Friday, May 05, 2006

VoIP Quality of Service

So how do you keep from getting dropped VoIP calls in a buisness place where there is demand for bandwidth for email, large data transfers and VoIP calls. By protecting your VoIP bandwidth with QoS (Quality of Service) Mae Kowalke, of TMCnet explains in a recent article:

You may know that Quality of Service, or QoS, is an important part of keeping your networking running smoothly. But do you know what types of applications benefit most from QoS?

In a recent application note, Kentrox provides an answer to that very question: “QoS becomes necessary when Voice over IP (VoIP) capable phones are to be added to what is currently a data only network infrastructure.”

Sounds simple enough. Here’s why that’s true.

Without VoIP, networks are used to send data using IP packets. Some networks now support server-based infrastructures that require access to the Internet.

Supporting e-mail, Internet access, file transfers, server backups, streaming video, video conferencing, and other applications takes quite a bit of bandwidth.

So, what happens when VoIP is added to the mix?

Kentrox’s answer: “A few data packets carrying a voice conversation will probably be lost among those large data applications running on a network originally designed for data. The end result is a scrambled or difficult to hear conversation.”

The human ear is a very sensitive instrument, and will quickly pick up on the loss of quality.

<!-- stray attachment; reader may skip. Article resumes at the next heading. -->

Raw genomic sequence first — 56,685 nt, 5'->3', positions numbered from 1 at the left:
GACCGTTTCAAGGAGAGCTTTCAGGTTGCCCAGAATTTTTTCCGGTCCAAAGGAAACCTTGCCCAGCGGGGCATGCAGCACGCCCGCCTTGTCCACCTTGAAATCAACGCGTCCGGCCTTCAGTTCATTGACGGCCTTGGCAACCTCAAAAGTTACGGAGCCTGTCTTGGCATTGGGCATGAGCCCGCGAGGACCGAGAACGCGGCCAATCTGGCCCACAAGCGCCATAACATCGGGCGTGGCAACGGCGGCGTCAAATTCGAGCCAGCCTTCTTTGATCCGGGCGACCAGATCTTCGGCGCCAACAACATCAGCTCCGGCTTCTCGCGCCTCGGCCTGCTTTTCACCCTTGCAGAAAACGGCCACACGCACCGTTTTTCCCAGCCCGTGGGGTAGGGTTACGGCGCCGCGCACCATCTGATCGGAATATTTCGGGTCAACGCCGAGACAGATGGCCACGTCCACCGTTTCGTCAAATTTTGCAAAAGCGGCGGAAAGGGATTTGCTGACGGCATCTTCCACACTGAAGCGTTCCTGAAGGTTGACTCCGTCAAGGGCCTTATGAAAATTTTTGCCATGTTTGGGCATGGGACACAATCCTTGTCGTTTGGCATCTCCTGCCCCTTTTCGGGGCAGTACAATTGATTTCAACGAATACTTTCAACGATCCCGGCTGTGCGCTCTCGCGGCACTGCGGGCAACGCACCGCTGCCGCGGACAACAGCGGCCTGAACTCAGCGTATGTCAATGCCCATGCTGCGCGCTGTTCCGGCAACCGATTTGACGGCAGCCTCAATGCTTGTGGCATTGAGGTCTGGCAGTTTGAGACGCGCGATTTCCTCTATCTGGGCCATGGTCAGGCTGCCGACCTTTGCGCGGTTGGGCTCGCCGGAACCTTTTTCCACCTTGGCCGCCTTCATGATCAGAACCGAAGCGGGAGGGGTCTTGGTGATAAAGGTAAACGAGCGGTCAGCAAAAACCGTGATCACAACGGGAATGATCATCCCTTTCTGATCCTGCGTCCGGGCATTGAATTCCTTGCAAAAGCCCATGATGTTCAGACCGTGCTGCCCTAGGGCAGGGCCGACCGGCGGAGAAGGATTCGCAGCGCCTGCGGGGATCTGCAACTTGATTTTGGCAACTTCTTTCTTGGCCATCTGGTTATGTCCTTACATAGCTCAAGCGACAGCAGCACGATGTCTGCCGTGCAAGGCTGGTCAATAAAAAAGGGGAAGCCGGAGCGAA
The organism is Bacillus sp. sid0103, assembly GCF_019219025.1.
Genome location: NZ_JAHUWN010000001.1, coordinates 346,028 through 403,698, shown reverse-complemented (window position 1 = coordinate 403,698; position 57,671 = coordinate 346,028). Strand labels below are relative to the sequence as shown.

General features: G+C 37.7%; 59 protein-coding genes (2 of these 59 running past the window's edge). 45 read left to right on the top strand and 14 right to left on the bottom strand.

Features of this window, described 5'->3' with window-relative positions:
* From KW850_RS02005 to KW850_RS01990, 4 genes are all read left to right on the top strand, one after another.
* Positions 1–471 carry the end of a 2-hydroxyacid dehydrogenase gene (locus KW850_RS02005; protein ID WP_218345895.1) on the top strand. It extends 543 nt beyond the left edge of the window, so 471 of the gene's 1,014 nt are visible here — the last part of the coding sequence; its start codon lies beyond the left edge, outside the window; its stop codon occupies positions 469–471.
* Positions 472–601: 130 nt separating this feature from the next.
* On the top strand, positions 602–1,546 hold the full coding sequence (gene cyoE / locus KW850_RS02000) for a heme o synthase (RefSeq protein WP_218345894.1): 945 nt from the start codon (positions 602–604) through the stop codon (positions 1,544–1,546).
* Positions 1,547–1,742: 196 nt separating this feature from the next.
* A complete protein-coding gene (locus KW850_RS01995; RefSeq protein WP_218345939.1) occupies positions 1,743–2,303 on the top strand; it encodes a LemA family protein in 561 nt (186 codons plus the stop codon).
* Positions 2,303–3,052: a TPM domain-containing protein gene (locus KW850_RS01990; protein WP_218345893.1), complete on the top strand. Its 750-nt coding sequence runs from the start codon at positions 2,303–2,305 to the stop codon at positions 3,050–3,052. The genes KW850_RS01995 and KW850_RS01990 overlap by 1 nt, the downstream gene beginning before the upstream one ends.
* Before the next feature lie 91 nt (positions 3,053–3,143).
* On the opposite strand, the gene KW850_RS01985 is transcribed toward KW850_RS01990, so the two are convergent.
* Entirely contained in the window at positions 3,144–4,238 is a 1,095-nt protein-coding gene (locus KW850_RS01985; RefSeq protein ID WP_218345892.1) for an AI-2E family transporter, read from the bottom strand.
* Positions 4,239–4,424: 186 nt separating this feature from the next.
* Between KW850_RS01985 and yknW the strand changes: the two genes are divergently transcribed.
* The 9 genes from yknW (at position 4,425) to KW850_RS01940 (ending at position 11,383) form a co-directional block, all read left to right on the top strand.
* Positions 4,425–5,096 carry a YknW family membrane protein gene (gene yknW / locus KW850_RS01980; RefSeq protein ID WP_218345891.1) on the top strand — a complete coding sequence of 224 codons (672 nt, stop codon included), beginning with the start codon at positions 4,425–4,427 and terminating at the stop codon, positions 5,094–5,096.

Luckily, there’s a way to prevent that quality loss. And it’s called, you guess it, Quality of Service.

In the application note, Kentrox explains that modern networks are designed to handle both voice and data traffic. “These networks also have the ability to prioritize traffic streams based on QoS parameters.”

Now we’re getting down to the nitty-gritty of how Quality of Service works. In a nutshell, it’s all about prioritization.

“QoS is a set of algorithms or policies that are created by a network administrator to assign different levels of quality (or priority) to different types of network traffic,” Kentrox explains.

Anything that interferes with the timely delivery of voice or video packets can cause problematic losses in quality. A QoS policy marks these packets as high priority, allowing them to be delivered prior to unmarked data traffic.

This concept is illustrated in Figures 1 and 2 below.






There’s more to Quality of Service than that, of course, but it’s all you need to know. Kentrox’s Quality of Service products, like the Q1300 QoS Appliance, make it easy to ensure high-quality VoIP on your network.

To learn more, visit www.kentrox.com.

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